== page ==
Monitoring press freedom and international affairs from Mid-Missouri Public Radio and the Missouri School of Journalism

Central African Republic news outlets damaged in rebel raid

Two news outlets were damaged when raided by Central African Republic rebel groups on March 24, the Committee to Protect Journalists reported.

The rebel groups, known collectively as Seleka, ousted President François Bozize from the capital city of Bangui, BBC World and Reuters reported. The rebel coalition accused Bozize of breaking a peace deal to integrate its fighters into the army in January.

The rebel coalition formed in opposition to Bozize’s failure to share power after his disputed re-election in 2001. Michel Djotodia, leader of Seleka, declared himself interim president, according to France’s RFI radio.

Residents of the city reported widespread pillaging. The Democratic Republic of Congo press freedom group Journaliste en Danger, reported that rebel fighters looted equipment from the studios of Radio Ndeke Luka, an independent station managed by the Swiss Hirondelle Foundation. The rebels took a vehicle, four motorcycles, and two computers from the station, radio director Sylvie Panika said. Panika told CPJ that the station stopped broadcasting that Sunday given the region’s instability and insecurity, but resumed on March 26.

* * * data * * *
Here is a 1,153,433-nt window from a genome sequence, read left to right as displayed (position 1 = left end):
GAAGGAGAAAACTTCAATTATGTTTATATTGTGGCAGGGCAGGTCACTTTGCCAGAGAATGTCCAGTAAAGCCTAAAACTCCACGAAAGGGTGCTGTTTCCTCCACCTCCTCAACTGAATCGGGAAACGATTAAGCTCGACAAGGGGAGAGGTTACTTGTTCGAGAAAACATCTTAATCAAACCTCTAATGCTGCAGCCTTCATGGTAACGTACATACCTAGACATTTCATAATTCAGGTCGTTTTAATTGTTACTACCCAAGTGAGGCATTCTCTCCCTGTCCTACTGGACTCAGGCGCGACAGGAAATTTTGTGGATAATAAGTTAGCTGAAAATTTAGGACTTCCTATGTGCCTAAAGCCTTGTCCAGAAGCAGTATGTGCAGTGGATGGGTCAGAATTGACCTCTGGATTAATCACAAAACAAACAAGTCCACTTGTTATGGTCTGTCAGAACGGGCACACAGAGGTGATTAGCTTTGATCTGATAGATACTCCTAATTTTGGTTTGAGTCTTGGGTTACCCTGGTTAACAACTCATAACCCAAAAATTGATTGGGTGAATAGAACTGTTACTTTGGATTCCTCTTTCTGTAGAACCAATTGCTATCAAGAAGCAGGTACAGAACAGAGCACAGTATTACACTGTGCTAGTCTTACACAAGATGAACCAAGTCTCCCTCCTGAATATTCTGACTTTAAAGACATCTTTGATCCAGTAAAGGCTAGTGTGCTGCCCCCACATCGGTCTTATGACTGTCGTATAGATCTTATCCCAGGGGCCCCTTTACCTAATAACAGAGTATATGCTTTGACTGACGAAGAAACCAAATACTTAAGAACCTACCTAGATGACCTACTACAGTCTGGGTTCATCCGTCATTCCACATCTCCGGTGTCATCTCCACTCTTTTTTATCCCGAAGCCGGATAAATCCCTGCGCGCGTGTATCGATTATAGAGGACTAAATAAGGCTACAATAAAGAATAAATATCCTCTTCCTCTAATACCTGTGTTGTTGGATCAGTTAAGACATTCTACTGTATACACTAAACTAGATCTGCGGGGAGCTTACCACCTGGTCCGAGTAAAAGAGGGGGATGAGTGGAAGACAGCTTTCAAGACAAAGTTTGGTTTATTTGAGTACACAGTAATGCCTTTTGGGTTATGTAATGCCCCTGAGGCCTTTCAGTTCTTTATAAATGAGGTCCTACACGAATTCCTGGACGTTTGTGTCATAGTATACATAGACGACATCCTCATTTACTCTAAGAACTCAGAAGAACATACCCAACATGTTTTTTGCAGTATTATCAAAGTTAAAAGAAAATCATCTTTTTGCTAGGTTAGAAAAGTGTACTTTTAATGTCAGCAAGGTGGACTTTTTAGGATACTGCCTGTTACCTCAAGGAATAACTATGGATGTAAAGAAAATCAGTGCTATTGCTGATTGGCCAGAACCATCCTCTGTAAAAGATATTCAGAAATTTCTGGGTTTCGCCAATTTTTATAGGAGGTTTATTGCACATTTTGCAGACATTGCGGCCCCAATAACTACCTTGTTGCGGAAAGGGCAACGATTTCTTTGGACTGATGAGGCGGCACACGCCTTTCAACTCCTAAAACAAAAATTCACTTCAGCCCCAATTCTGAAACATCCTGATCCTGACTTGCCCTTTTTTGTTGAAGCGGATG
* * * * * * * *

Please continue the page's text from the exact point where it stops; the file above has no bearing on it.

The offices of private daily newspaper Le Confident also suffered a raid from Seleka fighters, according to CPJ. It is unconfirmed whether the station reported any lost equipment, but the newspaper did halt publishing following editor Mathurin Momet’s decision to go into hiding in fear of his own safety.

“The rebels have wiped out all my investments of the past 10 years,” Momet said in an RSF report. “It will be some time before I will be able to resume operating.”

By Nassim Benchaabane. 

The privately-owned Radio Néhémie and the Bangui offices of the Institute Panos Paris were also looted, according to RSF.

Though it was not clear whether the rebels specifically targeted the outlets, CPJ condemned the attacks.

Reporters Without Borders also condemned the raids and called on senior officials within the rebel leadership, which has said it is trying to stop the looting, to order the return of stolen equipment and organize compensation for media that suffered damage.

Monitoring press freedom and international affairs from Mid-Missouri Public Radio and the Missouri School of Journalism.
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